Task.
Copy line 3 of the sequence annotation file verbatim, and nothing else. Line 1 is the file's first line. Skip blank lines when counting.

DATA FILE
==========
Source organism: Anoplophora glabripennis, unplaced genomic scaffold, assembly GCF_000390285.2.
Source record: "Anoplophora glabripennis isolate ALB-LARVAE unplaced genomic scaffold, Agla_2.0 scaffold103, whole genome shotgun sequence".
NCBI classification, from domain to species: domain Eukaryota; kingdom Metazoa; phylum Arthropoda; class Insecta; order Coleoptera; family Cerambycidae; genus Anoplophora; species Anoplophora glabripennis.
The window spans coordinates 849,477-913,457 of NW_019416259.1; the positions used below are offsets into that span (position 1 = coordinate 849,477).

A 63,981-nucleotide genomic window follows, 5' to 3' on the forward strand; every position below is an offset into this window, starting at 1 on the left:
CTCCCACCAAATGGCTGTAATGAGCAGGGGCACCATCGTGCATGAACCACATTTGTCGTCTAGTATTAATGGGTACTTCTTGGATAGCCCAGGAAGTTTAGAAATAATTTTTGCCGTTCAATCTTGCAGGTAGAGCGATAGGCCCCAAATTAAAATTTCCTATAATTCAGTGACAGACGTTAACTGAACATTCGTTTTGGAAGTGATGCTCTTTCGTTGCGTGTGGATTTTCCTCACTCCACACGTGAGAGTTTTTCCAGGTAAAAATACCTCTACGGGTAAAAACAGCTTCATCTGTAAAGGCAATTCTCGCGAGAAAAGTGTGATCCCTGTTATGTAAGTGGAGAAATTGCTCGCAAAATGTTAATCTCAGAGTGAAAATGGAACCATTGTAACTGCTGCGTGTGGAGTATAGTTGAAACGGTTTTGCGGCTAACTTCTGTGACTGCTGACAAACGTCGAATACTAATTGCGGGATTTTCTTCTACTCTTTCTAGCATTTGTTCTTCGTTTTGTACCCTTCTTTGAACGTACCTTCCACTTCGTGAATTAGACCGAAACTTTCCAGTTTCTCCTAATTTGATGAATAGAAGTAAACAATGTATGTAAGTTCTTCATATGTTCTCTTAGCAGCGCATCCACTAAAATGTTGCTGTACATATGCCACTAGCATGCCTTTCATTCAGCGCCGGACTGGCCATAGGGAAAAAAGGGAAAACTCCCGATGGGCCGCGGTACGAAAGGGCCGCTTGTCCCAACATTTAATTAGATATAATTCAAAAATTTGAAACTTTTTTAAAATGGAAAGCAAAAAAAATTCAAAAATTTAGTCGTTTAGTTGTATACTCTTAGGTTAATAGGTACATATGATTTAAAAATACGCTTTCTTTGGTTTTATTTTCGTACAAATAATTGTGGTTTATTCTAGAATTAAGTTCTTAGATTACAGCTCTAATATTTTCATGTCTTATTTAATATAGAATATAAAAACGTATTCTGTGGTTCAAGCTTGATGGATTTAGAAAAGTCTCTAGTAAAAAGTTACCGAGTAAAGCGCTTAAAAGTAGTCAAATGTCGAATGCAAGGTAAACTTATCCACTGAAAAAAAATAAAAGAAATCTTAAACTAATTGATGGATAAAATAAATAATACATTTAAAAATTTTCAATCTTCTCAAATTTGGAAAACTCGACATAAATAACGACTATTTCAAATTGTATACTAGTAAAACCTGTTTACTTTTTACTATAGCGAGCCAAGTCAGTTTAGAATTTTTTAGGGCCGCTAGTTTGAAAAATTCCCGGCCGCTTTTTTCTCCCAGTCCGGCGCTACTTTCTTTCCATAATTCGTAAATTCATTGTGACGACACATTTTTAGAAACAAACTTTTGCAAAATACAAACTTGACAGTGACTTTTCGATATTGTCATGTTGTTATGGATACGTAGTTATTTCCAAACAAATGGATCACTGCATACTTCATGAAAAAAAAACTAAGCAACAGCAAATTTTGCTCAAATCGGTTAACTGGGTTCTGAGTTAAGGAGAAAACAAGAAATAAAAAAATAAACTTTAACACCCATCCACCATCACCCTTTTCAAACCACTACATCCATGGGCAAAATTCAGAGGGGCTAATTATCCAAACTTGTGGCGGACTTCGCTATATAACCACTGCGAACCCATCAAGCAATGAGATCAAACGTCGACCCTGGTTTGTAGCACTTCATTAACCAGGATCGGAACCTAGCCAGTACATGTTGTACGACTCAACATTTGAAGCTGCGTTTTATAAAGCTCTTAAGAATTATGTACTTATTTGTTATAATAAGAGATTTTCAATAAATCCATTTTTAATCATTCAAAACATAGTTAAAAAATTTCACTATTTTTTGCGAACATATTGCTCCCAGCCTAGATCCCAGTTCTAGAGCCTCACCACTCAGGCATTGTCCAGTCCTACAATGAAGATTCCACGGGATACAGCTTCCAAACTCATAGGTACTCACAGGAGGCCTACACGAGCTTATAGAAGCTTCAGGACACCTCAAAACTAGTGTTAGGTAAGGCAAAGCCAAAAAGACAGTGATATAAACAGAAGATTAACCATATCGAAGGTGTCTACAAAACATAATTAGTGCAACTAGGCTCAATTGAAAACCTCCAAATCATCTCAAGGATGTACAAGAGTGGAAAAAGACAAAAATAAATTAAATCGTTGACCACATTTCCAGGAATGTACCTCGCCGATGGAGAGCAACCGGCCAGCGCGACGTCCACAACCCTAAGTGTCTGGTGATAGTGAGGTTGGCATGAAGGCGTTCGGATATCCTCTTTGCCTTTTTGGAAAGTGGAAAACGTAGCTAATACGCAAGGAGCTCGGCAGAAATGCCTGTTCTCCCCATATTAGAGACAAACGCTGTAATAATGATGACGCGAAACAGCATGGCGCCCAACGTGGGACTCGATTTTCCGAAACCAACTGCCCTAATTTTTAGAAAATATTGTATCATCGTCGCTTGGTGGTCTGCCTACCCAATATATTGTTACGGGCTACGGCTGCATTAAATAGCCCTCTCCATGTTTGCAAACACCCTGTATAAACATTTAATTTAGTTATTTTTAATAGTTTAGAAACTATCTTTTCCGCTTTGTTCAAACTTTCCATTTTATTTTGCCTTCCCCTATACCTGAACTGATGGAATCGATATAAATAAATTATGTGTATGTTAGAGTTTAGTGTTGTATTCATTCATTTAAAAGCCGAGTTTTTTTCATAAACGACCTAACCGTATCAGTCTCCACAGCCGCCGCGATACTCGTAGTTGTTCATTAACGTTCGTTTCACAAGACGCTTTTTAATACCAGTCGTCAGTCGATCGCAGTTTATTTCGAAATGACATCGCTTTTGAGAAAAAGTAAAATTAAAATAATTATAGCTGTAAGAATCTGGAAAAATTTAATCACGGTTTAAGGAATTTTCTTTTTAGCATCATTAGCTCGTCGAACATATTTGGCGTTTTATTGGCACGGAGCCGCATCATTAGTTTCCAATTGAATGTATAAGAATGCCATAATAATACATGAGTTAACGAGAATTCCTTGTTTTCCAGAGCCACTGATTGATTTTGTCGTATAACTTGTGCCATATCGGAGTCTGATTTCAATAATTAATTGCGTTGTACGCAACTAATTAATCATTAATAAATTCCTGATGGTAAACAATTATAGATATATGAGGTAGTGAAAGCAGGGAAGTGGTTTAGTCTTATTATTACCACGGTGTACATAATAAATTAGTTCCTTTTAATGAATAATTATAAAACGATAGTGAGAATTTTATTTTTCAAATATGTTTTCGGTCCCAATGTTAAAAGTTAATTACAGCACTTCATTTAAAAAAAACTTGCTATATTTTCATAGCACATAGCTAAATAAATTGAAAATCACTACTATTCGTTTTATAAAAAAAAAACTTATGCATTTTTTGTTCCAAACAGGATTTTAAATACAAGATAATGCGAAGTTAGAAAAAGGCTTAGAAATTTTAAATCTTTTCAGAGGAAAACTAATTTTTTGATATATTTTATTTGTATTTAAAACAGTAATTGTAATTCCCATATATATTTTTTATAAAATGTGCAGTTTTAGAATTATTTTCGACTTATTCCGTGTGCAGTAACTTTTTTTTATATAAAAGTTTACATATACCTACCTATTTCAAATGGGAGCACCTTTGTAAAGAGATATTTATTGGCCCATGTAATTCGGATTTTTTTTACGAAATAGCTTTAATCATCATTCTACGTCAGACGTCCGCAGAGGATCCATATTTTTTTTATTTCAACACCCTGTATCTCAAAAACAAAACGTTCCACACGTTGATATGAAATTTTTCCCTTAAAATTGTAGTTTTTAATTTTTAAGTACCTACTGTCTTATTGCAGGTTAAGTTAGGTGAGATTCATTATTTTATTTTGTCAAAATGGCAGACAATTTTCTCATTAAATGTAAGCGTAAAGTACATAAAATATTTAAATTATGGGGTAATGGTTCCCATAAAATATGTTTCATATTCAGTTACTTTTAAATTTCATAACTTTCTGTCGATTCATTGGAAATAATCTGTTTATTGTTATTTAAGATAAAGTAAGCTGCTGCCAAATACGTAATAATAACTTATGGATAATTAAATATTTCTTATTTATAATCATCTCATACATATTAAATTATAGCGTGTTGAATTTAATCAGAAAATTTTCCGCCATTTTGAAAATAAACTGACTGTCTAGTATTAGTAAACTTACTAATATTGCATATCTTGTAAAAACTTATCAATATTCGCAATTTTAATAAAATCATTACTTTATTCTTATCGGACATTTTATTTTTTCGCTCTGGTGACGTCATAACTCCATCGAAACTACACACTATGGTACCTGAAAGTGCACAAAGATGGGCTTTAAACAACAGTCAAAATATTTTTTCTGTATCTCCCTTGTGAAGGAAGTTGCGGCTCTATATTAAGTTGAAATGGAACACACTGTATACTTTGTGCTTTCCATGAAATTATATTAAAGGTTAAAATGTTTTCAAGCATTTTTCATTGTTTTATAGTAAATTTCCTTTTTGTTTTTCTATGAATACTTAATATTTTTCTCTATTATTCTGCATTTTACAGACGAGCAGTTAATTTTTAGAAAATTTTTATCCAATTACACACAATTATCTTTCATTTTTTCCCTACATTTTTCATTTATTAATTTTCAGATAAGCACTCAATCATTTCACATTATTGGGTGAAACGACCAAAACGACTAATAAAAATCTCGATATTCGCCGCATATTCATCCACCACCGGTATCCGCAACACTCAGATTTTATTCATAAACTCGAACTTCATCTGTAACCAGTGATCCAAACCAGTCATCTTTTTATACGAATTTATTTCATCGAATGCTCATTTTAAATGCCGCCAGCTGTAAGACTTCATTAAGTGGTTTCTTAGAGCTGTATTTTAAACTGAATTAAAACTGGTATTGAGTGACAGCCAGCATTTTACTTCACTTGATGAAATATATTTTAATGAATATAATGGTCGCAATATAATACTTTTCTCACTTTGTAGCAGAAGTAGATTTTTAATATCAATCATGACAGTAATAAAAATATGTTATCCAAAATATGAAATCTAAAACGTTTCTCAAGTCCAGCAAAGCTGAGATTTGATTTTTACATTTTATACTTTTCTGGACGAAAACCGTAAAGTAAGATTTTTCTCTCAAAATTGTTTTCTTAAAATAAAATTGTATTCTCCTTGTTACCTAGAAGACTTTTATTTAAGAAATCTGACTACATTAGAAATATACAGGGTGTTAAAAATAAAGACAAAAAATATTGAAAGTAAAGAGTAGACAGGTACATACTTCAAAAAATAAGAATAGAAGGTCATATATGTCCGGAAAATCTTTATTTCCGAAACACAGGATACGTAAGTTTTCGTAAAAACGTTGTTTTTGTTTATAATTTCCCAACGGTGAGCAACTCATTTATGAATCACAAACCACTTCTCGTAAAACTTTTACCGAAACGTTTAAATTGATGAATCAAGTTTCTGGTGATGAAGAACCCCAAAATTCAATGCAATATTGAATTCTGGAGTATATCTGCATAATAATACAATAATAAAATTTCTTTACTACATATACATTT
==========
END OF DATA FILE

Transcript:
NCBI classification, from domain to species: domain Eukaryota; kingdom Metazoa; phylum Arthropoda; class Insecta; order Coleoptera; family Cerambycidae; genus Anoplophora; species Anoplophora glabripennis.